Question regarding Norton Equivalent Circuits and Inductor current.

Discussion in 'Homework Help' started by Robert Murch, Nov 2, 2015.

  1. Robert Murch

    Thread Starter New Member

    Nov 2, 2015
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    Hello everyone reading thanks for taking the time to try and help me. I have uploaded and image of the question and the work I have done so far: img1.jpg

    The problem I am having is coming up with the differential equation that describes the current through the inductor. I know that for a capacitor and a Thevinan equivalent circuit I would simply use kvl and then do some substitutions. However, for this Norton equivalent circuit with and inductor, I cannot seem to figure out how to come up with an equation describing Il2 (as labled). I tried kcl at the top node(Vx): -In +3/Vx + Il2 = 0 but then I couldn't describe the voltage Vx. I also tried two current loops, first loop: 3(In - Il2) = 0, second loop: 3(Il2 - In) = 0. However that seems to suggest that Il2 = In which does not seem right. Can someone tell me where I went wrong or what I need to do after this step if I have done everything correctly so far?
     
  2. WBahn

    Moderator

    Mar 31, 2012
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    One of the problems is that you ended up with Is (the original current source) as your Norton equivalent current source. Does that make sense? What was the point of finding Isc just above it?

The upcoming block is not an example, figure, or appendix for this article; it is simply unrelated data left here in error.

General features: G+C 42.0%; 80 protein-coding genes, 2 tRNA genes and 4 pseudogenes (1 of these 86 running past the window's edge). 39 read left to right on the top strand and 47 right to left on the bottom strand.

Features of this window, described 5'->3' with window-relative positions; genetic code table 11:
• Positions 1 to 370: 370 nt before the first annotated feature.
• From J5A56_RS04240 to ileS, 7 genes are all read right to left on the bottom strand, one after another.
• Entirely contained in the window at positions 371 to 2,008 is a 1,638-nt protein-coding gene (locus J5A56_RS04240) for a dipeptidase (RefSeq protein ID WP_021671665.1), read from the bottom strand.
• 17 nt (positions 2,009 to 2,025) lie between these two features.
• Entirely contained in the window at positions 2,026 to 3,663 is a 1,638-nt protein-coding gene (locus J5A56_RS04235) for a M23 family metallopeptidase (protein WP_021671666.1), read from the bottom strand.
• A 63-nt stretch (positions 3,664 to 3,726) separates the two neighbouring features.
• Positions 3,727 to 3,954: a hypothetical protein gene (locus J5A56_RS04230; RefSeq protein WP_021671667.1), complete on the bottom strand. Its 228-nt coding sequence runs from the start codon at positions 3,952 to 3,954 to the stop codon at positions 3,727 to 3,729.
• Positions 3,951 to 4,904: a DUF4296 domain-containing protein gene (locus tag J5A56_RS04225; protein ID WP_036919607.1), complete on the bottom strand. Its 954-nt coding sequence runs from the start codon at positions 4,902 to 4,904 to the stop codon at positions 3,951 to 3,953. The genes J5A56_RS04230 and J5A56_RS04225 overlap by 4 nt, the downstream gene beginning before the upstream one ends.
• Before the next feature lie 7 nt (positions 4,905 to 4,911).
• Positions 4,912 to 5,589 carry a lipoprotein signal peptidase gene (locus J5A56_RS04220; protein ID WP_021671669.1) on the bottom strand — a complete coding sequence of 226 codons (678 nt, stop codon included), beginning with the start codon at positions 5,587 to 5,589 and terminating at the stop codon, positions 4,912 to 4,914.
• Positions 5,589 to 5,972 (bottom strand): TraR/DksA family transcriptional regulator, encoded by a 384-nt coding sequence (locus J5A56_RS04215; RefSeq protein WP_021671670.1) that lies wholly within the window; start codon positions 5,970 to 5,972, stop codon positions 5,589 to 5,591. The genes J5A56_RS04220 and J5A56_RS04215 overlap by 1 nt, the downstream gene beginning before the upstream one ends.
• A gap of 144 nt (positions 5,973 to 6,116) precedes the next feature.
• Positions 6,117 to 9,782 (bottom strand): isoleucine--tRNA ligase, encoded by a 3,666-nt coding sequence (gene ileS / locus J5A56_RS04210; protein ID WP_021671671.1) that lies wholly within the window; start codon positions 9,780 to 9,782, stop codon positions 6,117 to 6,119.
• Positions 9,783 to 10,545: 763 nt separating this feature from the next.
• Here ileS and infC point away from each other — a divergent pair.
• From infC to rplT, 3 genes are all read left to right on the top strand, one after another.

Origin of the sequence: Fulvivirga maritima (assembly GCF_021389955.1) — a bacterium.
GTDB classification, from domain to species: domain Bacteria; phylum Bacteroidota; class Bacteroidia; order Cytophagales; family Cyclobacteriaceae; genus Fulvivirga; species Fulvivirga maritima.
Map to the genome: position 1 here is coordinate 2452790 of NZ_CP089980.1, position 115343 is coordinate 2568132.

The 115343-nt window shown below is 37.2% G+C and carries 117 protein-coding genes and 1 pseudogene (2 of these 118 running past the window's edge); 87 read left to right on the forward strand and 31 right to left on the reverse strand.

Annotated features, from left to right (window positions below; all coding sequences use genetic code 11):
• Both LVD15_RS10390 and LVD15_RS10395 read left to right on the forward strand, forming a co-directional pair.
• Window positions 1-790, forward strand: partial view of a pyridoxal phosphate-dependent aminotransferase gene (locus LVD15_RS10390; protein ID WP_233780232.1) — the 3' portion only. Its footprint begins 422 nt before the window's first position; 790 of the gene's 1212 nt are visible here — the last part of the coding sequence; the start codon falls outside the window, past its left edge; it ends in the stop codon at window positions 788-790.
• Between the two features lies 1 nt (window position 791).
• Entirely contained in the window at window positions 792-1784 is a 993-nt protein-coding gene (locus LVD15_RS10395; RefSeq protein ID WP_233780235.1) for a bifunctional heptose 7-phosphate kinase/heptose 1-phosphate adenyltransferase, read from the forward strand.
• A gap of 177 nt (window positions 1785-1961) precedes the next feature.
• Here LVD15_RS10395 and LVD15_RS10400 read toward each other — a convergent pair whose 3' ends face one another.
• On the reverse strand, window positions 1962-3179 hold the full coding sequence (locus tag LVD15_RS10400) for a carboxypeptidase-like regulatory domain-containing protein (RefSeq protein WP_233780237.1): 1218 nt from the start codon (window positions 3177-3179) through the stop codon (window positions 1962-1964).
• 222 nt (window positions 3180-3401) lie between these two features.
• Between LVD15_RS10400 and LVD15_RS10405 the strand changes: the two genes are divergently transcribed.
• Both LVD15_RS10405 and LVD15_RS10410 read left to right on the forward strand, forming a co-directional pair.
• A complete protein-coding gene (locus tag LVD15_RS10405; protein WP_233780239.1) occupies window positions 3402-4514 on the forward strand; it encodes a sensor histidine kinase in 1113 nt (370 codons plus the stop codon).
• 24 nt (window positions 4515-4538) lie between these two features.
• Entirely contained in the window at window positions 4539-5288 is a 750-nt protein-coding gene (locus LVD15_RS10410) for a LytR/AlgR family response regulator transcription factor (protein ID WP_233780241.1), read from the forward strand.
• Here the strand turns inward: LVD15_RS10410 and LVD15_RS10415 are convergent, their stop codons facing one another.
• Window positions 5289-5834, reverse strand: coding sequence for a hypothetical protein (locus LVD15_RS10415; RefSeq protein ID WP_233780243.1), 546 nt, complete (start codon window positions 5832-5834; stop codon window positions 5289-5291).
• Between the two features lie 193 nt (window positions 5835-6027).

From the statement in your post, "I tried kcl at the top node(Vx): -In +3/Vx + Il2 = 0," if you would track your units you would see that this is guaranteed not to work. The first and third terms are currents while the middle term, 3/Vx, should be 3Ω/Vx, which will have units of 1/ampere.
     
  3. Robert Murch

    Thread Starter New Member

    Nov 2, 2015
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    Okay I seem to have left it as 10sin(2t) when I meant (10/3)sin(2t) which is Isc. Using -In +3/Vx +Il(t) = 0 can i not just substitute Vx as L(dIl/dt)? I did that and came up with (10/3)sin(2t) = (1/3)L((d/dt)(asin(2t)+bcos(2t))+asin(2t)+bcos(2t). Where the forcing function Il(t) = asin(2t)+bcos(2t).
     
  4. WBahn

    Moderator

    Mar 31, 2012
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    Look carefully at : -In +3/Vx +Il(t) = 0 (which should be -In +3Ω/Vx +Il(t) = 0)

    What does the first term, -In, represent? A current, yes?

    What does the third term, +Il(t), represent? A current, yes?

    What does the second term, +3Ω/Vx, represent? Hint: It is NOT a current!

    But, in order to add them altogether, they MUST have the same units -- you can't add gallons and feet.
     
  5. Robert Murch

    Thread Starter New Member

    Nov 2, 2015
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    Oh geesh yeah your right sorry it should be the other way around Vx/3. Once again I ended up writing it into my equation as (1/3)(Vx) but was typed up incorrectly.
     
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